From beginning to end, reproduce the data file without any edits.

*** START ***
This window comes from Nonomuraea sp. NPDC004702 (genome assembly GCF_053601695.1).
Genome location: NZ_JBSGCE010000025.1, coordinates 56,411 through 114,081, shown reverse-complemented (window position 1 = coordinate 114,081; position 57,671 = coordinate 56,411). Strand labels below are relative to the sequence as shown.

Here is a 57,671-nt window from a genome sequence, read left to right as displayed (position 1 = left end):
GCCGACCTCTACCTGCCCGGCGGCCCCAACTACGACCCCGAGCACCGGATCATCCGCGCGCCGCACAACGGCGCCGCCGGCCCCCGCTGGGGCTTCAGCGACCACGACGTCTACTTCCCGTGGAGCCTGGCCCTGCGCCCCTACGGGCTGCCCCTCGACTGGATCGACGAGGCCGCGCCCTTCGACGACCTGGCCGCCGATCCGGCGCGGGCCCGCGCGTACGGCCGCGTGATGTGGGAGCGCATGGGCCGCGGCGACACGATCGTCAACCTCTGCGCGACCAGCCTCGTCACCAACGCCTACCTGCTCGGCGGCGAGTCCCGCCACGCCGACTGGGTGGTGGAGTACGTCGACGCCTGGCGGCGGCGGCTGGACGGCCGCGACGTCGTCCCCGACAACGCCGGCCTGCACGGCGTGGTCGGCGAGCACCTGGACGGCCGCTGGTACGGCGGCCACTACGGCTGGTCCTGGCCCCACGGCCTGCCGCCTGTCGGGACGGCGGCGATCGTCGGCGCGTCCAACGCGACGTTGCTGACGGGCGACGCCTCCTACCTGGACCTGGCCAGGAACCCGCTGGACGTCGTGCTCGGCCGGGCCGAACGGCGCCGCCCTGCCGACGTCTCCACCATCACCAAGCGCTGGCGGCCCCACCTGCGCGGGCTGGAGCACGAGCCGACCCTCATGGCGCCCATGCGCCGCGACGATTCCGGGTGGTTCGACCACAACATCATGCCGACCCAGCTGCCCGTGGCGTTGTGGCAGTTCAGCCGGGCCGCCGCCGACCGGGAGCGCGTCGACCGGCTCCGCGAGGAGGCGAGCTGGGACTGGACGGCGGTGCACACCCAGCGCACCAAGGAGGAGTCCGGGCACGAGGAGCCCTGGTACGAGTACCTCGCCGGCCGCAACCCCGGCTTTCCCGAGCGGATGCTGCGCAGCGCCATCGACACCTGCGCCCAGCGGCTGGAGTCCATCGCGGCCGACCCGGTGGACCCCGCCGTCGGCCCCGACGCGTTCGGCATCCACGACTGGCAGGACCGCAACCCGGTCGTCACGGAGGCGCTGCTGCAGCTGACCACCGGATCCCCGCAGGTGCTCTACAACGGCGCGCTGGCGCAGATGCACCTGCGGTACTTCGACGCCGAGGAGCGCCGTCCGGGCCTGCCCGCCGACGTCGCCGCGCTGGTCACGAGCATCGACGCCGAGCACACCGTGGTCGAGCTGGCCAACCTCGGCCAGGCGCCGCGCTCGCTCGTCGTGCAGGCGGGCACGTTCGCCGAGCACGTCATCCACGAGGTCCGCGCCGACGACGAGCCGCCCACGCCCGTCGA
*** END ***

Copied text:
This window comes from Nonomuraea sp. NPDC004702 (genome assembly GCF_053601695.1).
Genome location: NZ_JBSGCE010000025.1, coordinates 56,411 through 114,081, shown reverse-complemented (window position 1 = coordinate 114,081; position 57,671 = coordinate 56,411). Strand labels below are relative to the sequence as shown.

Here is a 57,671-nt window from a genome sequence, read left to right as displayed (position 1 = left end):
GCCGACCTCTACCTGCCCGGCGGCCCCAACTACGACCCCGAGCACCGGATCATCCGCGCGCCGCACAACGGCGCCGCCGGCCCCCGCTGGGGCTTCAGCGACCACGACGTCTACTTCCCGTGGAGCCTGGCCCTGCGCCCCTACGGGCTGCCCCTCGACTGGATCGACGAGGCCGCGCCCTTCGACGACCTGGCCGCCGATCCGGCGCGGGCCCGCGCGTACGGCCGCGTGATGTGGGAGCGCATGGGCCGCGGCGACACGATCGTCAACCTCTGCGCGACCAGCCTCGTCACCAACGCCTACCTGCTCGGCGGCGAGTCCCGCCACGCCGACTGGGTGGTGGAGTACGTCGACGCCTGGCGGCGGCGGCTGGACGGCCGCGACGTCGTCCCCGACAACGCCGGCCTGCACGGCGTGGTCGGCGAGCACCTGGACGGCCGCTGGTACGGCGGCCACTACGGCTGGTCCTGGCCCCACGGCCTGCCGCCTGTCGGGACGGCGGCGATCGTCGGCGCGTCCAACGCGACGTTGCTGACGGGCGACGCCTCCTACCTGGACCTGGCCAGGAACCCGCTGGACGTCGTGCTCGGCCGGGCCGAACGGCGCCGCCCTGCCGACGTCTCCACCATCACCAAGCGCTGGCGGCCCCACCTGCGCGGGCTGGAGCACGAGCCGACCCTCATGGCGCCCATGCGCCGCGACGATTCCGGGTGGTTCGACCACAACATCATGCCGACCCAGCTGCCCGTGGCGTTGTGGCAGTTCAGCCGGGCCGCCGCCGACCGGGAGCGCGTCGACCGGCTCCGCGAGGAGGCGAGCTGGGACTGGACGGCGGTGCACACCCAGCGCACCAAGGAGGAGTCCGGGCACGAGGAGCCCTGGTACGAGTACCTCGCCGGCCGCAACCCCGGCTTTCCCGAGCGGATGCTGCGCAGCGCCATCGACACCTGCGCCCAGCGGCTGGAGTCCATCGCGGCCGACCCGGTGGACCCCGCCGTCGGCCCCGACGCGTTCGGCATCCACGACTGGCAGGACCGCAACCCGGTCGTCACGGAGGCGCTGCTGCAGCTGACCACCGGATCCCCGCAGGTGCTCTACAACGGCGCGCTGGCGCAGATGCACCTGCGGTACTTCGACGCCGAGGAGCGCCGTCCGGGCCTGCCCGCCGACGTCGCCGCGCTGGTCACGAGCATCGACGCCGAGCACACCGTGGTCGAGCTGGCCAACCTCGGCCAGGCGCCGCGCTCGCTCGTCGTGCAGGCGGGCACGTTCGCCGAGCACGTCATCCACGAGGTCCGCGCCGACGACGAGCCGCCCACGCCCGTCGA